I guess he figured it would be useful B-roll.
Exactly. It’s a seagull type of shot. Use, if necessary. I had used it three times at transition points – seagull points. Interestingly, he said, “If you use something three times, it means it’s important,” which is true. It means that at some later point, somebody from this boat is going to come ashore and murder people or find treasure or whatever.
After that, I recut the scene and used only one shot of the sailboat. Then we pulled out a laptop and looked at Mr. Turner streaming and discovered how those scenes had actually been cut in the film. Essentially they were very similar. It’s that old question – give the dailies to two different editors, what do you get? In Mike’s version, the dialogue scene starts on the master and then goes into closeup. And once he was in close ups, he just stayed in close ups. I didn’t do that. In the middle of the scene the conversation changed completely and then got into more serious stuff in the second half. I used that as a carriage return, so to speak, to the change of topic. I cut back out to the master and then went in again. It’s minor thing and that was essentially the difference there.
What was the experience like to go back in time, so to speak – working with a Moviola again?
I hadn’t cut any dailies on a Moviola since 1977, 45 years ago. Dan had not done anything on a Moviola since 1994. But it all came back instantly. There was not the slightest hesitation about what any of this stuff was or how we made it work. Interestingly, that’s very different from my experience with digital platforms.
Let’s say I’m cutting a film using Avid and finish the work. Then three months later I get another job using the same Avid. In those three months the muscle memory of my fingers has somewhat evaporated. I have to ask my assistant questions similar to, “How do I tie my shoelaces?” [laugh] Of course, it comes back – it takes about three or four days to get rid of the rust. Then in about a week I’m fully back.
So that’s an interesting neurological question. Why does editing on the Moviola not have the slightest evaporation in 45 years, whereas editing on a digital platform that you are very familiar with start to evaporate if you are away from it for a few months? I think it’s because every skill in Moviola editing is a completely different set of physical muscular moves: splicing is different from rewinding is different from braking is different from threading up the Moviola, etc. etc. And each of them makes a different sound. Whereas the difference between ‘splicing’ and ‘rewinding’ in digital editing is simply a different keystroke.
People in the business have this fascination with vintage analog gear, whether it’s film or audio. Is it just that touch of nostalgia or something different?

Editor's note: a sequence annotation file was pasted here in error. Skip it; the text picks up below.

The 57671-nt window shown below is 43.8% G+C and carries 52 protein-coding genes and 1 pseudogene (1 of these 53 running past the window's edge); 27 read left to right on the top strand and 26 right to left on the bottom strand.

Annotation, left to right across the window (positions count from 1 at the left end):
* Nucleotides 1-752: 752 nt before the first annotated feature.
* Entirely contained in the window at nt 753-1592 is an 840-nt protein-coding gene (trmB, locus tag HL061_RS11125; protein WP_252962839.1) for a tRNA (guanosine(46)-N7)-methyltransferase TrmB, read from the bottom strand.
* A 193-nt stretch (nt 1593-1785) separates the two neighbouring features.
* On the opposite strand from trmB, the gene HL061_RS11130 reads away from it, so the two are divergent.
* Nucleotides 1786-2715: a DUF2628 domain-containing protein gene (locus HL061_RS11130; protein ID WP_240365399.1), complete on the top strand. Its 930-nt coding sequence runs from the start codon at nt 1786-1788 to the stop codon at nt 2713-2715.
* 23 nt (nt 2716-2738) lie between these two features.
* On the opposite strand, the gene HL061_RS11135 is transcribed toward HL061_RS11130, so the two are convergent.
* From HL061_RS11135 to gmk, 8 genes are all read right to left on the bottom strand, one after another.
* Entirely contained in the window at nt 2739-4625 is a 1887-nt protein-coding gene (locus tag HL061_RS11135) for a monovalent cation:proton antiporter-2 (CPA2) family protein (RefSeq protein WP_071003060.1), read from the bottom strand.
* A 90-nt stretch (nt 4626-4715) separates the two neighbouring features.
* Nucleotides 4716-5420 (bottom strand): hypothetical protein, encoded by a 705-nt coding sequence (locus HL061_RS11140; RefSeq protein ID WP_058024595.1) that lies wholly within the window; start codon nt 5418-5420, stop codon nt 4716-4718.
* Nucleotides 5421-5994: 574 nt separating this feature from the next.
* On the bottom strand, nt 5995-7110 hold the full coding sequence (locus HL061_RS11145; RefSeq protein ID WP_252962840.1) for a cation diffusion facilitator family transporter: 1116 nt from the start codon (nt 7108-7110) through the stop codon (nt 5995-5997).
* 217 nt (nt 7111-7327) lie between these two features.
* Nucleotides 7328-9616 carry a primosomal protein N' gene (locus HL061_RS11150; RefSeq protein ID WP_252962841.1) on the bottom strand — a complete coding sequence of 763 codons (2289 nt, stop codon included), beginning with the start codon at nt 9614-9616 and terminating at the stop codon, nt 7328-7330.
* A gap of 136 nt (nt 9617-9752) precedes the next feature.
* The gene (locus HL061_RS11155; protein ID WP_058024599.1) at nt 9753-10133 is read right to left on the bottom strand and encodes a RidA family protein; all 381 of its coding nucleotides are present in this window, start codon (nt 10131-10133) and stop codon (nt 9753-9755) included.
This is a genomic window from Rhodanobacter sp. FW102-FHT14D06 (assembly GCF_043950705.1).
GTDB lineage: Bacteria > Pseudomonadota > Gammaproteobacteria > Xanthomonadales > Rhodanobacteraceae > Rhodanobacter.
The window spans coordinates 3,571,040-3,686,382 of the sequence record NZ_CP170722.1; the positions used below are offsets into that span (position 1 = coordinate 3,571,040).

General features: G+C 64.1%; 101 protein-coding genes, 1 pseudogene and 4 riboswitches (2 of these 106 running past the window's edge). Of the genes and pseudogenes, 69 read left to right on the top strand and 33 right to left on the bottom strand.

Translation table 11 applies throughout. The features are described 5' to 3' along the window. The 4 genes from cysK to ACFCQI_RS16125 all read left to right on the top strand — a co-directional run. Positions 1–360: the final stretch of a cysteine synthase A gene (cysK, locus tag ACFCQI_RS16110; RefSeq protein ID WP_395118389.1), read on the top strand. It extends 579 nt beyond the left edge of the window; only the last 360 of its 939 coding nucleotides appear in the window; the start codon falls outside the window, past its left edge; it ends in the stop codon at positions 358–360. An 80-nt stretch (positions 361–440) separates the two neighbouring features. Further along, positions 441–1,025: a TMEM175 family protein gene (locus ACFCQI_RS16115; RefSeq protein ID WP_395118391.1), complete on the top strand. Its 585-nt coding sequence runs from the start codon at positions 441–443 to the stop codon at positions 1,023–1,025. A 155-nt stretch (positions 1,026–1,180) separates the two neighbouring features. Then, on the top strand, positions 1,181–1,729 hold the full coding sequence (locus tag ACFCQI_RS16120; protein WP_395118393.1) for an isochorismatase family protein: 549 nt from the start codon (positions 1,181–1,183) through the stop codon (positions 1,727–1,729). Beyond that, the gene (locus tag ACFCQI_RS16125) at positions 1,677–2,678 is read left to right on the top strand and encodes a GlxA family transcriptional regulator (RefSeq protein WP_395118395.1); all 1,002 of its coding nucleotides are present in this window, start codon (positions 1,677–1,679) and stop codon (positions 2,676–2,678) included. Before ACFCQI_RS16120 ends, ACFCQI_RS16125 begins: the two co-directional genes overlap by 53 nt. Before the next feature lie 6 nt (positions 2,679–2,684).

The basic idea behind the Moviola film is that if we don’t do it now it will disappear from history. It was difficult enough now in 2022, which coincidentally is the 100th birthday of the Moviola. The first one was built in 1922. If we don’t do it now, it will become exponentially more difficult. Not the machine itself. I think they’ll always hang around, because they’re iconic, like ancient sculptures. But ancillary equipment like mag film was really hard to get. Also hard was the pressure-sensitive thermal tape for the Acmade printer. We eventually found it. But if we hadn’t found those tapes, we couldn’t have made the film. It was as simple as that. Without that specific tape, all of this inverted pyramid would have just collapsed.
Every film in Hollywood from about 1925 until 1968, let’s say, was cut on a Moviola. Before 1925 cutting was done without any machine. The editors were just cutting by hand, assembling shots together and then screening the assembly. So the screening room was in essence their Moviola. They would take notes during the screening and then go back to the bench and trimmed and transposed shots or whatever. Ultimately all of the classic films from Hollywood after about 1925 were forged on the Moviola. It felt like blacksmithing in comparison to what we do digitally. And obviously you are physically cutting the film.
When Dan was syncing the film up, there was a sound recordist on the shoot, who was a young film student – maybe 24 years old. At the end of one session, he asked Dan confidentially, “Did you do this on every film?” [laugh] It was just incomprehensible to him that we had to do all this very physical work.
John Gregory Dunne wrote an article around 2004 about film craft. He said, a director friend of his called the old way, which is what we were doing in Moviola, “surgery without anesthetic.” That’s interesting, because how did you do it? Well, first of all, we had to do it. There was no other way. How did Michelangelo carve David? Did he sharpen his chisels after every ten bangs? How many assistants did he have? Just those really ephemeral things that were necessary to do well, which I don’t think we have any record of. So that was another reason to do the film. It was just to say, this is what you had to do.
Her Name Was Moviola is a crowdfunded documentary about the historic film editing tool. The IndieGogo campaign has now closed, but you can follow the film’s Twitter account for news about the project.
Watch the campaign video below to get an idea of what the film is all about.